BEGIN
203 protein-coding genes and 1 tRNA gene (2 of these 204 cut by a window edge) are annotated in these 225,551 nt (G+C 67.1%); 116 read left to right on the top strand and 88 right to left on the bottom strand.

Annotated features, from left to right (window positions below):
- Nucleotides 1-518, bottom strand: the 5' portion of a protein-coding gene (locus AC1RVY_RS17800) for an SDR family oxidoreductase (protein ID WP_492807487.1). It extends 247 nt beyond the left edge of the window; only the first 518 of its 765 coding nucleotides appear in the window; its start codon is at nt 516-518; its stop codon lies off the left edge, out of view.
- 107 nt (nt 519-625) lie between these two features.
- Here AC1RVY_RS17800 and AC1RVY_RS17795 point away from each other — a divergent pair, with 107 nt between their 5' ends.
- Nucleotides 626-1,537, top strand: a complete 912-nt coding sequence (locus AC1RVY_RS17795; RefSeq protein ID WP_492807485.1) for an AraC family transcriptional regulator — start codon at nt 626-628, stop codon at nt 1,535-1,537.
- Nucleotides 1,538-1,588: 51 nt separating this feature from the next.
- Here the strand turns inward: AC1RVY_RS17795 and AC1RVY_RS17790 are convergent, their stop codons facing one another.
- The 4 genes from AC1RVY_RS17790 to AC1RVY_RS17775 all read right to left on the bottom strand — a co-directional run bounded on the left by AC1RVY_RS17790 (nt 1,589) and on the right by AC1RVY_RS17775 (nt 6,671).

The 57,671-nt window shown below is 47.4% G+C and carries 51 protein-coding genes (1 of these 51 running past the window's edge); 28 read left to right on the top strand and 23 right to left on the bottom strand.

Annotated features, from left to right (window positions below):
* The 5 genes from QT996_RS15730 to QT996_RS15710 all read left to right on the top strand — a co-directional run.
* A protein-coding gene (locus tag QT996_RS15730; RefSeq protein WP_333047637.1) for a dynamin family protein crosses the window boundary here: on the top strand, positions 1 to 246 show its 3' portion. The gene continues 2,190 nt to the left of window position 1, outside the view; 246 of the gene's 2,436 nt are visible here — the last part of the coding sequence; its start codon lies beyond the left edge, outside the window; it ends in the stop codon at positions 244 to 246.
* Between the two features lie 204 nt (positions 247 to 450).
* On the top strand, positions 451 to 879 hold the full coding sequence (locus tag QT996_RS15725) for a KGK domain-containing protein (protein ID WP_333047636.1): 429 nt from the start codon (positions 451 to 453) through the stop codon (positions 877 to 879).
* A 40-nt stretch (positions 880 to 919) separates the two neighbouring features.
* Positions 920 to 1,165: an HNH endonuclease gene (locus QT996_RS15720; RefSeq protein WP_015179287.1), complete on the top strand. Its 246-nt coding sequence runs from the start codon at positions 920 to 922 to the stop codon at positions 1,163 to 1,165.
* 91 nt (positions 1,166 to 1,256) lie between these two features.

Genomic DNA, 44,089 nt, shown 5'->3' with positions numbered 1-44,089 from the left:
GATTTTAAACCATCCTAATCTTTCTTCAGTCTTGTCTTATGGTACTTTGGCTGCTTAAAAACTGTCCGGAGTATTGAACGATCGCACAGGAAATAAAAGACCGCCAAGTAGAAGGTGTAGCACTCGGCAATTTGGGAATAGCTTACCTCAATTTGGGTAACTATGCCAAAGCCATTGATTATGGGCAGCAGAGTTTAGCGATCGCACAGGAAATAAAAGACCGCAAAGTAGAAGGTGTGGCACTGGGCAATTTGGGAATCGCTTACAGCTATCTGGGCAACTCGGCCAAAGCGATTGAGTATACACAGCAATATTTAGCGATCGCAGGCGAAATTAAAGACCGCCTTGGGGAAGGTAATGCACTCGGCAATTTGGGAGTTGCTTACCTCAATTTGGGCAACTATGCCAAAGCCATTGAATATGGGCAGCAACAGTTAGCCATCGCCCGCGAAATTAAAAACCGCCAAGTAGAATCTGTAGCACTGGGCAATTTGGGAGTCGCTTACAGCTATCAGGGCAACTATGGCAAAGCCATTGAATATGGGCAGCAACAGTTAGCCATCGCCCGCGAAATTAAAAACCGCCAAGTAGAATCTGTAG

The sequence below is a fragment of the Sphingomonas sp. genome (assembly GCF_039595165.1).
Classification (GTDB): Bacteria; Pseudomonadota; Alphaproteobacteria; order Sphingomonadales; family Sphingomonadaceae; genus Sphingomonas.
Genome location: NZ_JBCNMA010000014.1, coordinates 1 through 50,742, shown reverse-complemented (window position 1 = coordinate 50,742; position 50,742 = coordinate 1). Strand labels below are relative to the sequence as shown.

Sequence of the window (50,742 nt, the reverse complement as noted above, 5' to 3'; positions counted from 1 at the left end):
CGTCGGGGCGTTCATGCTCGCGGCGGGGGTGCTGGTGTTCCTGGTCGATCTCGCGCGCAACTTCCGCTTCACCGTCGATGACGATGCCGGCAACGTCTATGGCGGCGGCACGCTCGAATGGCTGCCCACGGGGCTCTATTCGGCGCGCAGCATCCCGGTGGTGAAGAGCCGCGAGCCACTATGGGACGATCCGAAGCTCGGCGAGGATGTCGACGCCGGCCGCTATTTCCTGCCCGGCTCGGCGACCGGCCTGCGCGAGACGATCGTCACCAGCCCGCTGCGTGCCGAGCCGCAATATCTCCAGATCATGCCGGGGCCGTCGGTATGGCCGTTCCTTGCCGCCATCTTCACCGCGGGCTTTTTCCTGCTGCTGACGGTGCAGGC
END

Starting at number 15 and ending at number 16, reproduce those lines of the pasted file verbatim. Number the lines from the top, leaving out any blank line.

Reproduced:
* On the top strand, positions 451 to 879 hold the full coding sequence (locus tag QT996_RS15725) for a KGK domain-containing protein (protein ID WP_333047636.1): 429 nt from the start codon (positions 451 to 453) through the stop codon (positions 877 to 879).
* A 40-nt stretch (positions 880 to 919) separates the two neighbouring features.